DENVER (/ˈdɛnvər/ ), officially the CITY AND COUNTY OF DENVER, is the capital and most populous municipality of the U.S. state
U.S. state
of Colorado
Colorado
. Denver
Denver
is in the South Platte River Valley on the western edge of the High Plains just east of the Front Range of the Rocky Mountains . The Denver
Denver
downtown district is immediately east of the confluence of Cherry Creek with the South Platte River , approximately 12 mi (19 km) east of the foothills of the Rocky Mountains. Denver
Denver
is nicknamed the Mile-High City because its official elevation is exactly one mile ( 5280 feet or 1609.3 meters) above sea level, making it the highest major city in the United States
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HAAT
HEIGHT ABOVE AVERAGE TERRAIN (HAAT) (or less popularly, EHAAT, Effective Height Above Average Terrain) is a measure of how high an antenna site is above the surrounding landscape. HAAT is used extensively in FM radio
FM radio
and television , as it is more important than effective radiated power (ERP) in determining the range of broadcasts (VHF and UHF in particular, as they are line of sight transmissions). For international coordination, it is officially measured in meters, even by the Federal Communications Commission
Federal Communications Commission
in the United States
United States
, as Canada
Canada
and Mexico
Mexico
have extensive border zones where stations can be received on either side of the international boundaries
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Channel (communications)
A COMMUNICATION CHANNEL or simply CHANNEL refers either to a physical transmission medium such as a wire, or to a logical connection over a multiplexed medium such as a radio channel in telecommunications and computer networking . A channel is used to convey an information signal, for example a digital bit stream , from one or several senders (or transmitters) to one or several receivers . A channel has a certain capacity for transmitting information, often measured by its bandwidth in Hz or its data rate in bits per second . Communicating data from one location to another requires some form of pathway or medium. These pathways, called communication channels, use two types of media: cable (twisted-pair wire, cable, and fiber-optic cable) and broadcast (microwave, satellite, radio, and infrared). Cable or wire line media use physical wires of cables to transmit data and information. Twisted-pair wire and coaxial cables are made of copper, and fiber-optic cable is made of glass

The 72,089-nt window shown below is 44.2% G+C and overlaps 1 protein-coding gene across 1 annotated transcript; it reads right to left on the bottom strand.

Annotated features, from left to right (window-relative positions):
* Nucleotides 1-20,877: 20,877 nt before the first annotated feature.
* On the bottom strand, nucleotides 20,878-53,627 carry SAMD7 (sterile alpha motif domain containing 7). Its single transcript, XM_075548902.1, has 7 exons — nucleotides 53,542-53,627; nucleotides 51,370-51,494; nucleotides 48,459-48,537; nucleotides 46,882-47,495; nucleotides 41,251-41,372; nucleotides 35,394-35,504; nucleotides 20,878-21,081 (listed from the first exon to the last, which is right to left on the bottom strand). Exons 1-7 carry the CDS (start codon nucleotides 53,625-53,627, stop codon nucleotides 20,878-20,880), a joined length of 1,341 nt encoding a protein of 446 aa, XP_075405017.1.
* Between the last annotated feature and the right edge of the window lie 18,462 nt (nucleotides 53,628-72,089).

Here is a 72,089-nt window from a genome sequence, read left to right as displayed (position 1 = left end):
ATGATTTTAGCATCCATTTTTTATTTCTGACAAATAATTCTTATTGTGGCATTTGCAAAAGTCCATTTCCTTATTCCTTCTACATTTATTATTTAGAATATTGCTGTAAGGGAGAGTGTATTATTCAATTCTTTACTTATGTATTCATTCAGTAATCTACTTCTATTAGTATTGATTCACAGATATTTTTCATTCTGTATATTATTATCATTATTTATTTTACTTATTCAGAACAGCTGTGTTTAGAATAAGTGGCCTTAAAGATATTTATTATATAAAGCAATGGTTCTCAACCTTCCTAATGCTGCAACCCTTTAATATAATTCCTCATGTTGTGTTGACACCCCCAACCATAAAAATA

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Hertz
The HERTZ (symbol: Hz) is the derived unit of frequency in the International System of Units (SI) and is defined as one cycle per second . It is named for Heinrich Rudolf Hertz
Hertz
, the first person to provide conclusive proof of the existence of electromagnetic waves . Hertz
Hertz
are commonly expressed in multiples : kilohertz (103 Hz, kHz), megahertz (106 Hz, MHz), gigahertz (109 Hz, GHz), and terahertz (1012 Hz, THz). Some of the unit's most common uses are in the description of sine waves and musical tones , particularly those used in radio - and audio-related applications. It is also used to describe the speeds at which computers and other electronics are driven
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Frequency Deviation
FREQUENCY DEVIATION ( F {DISPLAYSTYLE F_{DELTA }} ) is used in FM radio to describe the maximum difference between an FM modulated frequency and the nominal carrier frequency . The term is sometimes mistakenly used as synonymous with frequency drift , which is an unintended offset of an oscillator from its nominal frequency. The frequency deviation of a radio is of particular importance in relation to bandwidth , because less deviation means that more channels can fit into the same amount of frequency spectrum . The FM broadcasting range (87.5–108 MHz, NOTE: In some countries the 87.5–88.0 MHz part of the band is not used) uses a channel spacing of 200 kHz, with a maximum frequency deviation of 75 kHz, leaving a 25 kHz buffer above the highest and below the lowest frequency to reduce interaction with other channels. AM broadcasting uses a channel spacing of 10 kHz, but with amplitude modulation frequency deviation is irrelevant